The on-stage magic that existed between Bruce Springsteen and his E-Street Bandmate Clarence Clemons was a nearly four decade-long run of pure friendship, admiration and, above all, musical brilliance. Springsteen, the energetic spark running, running, always running around the stage, jumping and slamming notes and shouting anthems of populist workers and teenage dreams, and Clemons, the mountain, the steady anchor blowing shocks of brilliance into the instant classics.
Having met in Asbury Park's Stone Pony in 1972, the friendship's origin story -- and so many other tales along with it -- would become legend, blurring fact and fiction into a mix no one cared to separate. And even after a ten year hiatus, the chemistry was so strong, new organisms seemed to explode into the air every time they mixed their sounds in that furnace of rock.
Shortly after Clemons died of a stroke earlier in the month, Springsteen released a heartfelt statement on his website. But words are his trade, and at Clemons' memorial service on June 21st, along with performing "10th Avenue Freeze-Out" and Clemons' own hit, "You're A Friend of Mine," the preacher poet of E Street read a longer, deeply personal eulogy to his friend. Now, he's released a slightly modified version of the eulogy, which is excerpted here. The rest can be read at Rolling Stone.
From the first time I saw my pal striding out of the shadows of a half empty bar in Asbury Park, a path opening up before him; here comes my brother, here comes my sax man, my inspiration, my partner, my lifelong friend. Standing next to Clarence was like standing next to the baddest ass on the planet. You were proud, you were strong, you were excited and laughing with what might happen, with what together, you might be able to do. You felt like no matter what the day or the night brought, nothing was going to touch you. Clarence could be fragile but he also emanated power and safety, and in some funny way we became each other’s protectors; I think perhaps I protected "C" from a world where it still wasn’t so easy to be big and black. Racism was ever present and over the years together, we saw it. Clarence’s celebrity and size did not make him immune. I think perhaps "C" protected me from a world where it wasn’t always so easy to be an insecure, weird and skinny white boy either. But, standing together we were badass, on any given night, on our turf, some of the baddest asses on the planet. We were united, we were strong, we were righteous, we were unmovable, we were funny, we were corny as hell and as serious as death itself. And we were coming to your town to shake you and to wake you up. Together, we told an older, richer story about the possibilities of friendship that transcended those I’d written in my songs and in my music. Clarence carried it in his heart...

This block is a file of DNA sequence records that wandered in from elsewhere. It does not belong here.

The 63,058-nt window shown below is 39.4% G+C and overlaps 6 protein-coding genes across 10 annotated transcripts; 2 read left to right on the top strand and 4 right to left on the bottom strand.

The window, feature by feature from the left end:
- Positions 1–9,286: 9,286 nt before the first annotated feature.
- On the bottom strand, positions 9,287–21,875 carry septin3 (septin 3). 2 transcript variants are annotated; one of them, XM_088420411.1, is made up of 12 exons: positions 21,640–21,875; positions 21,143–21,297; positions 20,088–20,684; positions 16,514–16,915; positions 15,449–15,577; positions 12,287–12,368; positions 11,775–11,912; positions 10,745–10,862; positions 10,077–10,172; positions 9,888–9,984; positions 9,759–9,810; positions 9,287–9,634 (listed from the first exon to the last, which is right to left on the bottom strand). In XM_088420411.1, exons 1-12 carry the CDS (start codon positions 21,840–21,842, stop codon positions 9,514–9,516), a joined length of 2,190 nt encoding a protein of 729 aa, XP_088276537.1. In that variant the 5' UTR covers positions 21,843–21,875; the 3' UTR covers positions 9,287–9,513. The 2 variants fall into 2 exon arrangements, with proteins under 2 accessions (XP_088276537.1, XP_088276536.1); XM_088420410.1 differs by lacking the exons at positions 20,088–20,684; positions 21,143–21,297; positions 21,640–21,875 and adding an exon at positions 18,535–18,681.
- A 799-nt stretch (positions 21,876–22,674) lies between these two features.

Clarence doesn’t leave the E Street Band when he dies. He leaves when we die.
So, I’ll miss my friend, his sax, the force of nature his sound was, his glory, his foolishness, his accomplishments, his face, his hands, his humor, his skin, his noise, his confusion, his power, his peace. But his love and his story, the story that he gave me, that he whispered in my ear, that he allowed me to tell… and that he gave to you… is gonna carry on. I’m no mystic, but the undertow, the mystery and power of Clarence and my friendship leads me to believe we must have stood together in other, older times, along other rivers, in other cities, in other fields, doing our modest version of god’s work… work that’s still unfinished. So I won’t say goodbye to my brother, I’ll simply say, see you in the next life, further on up the road, where we will once again pick up that work, and get it done.
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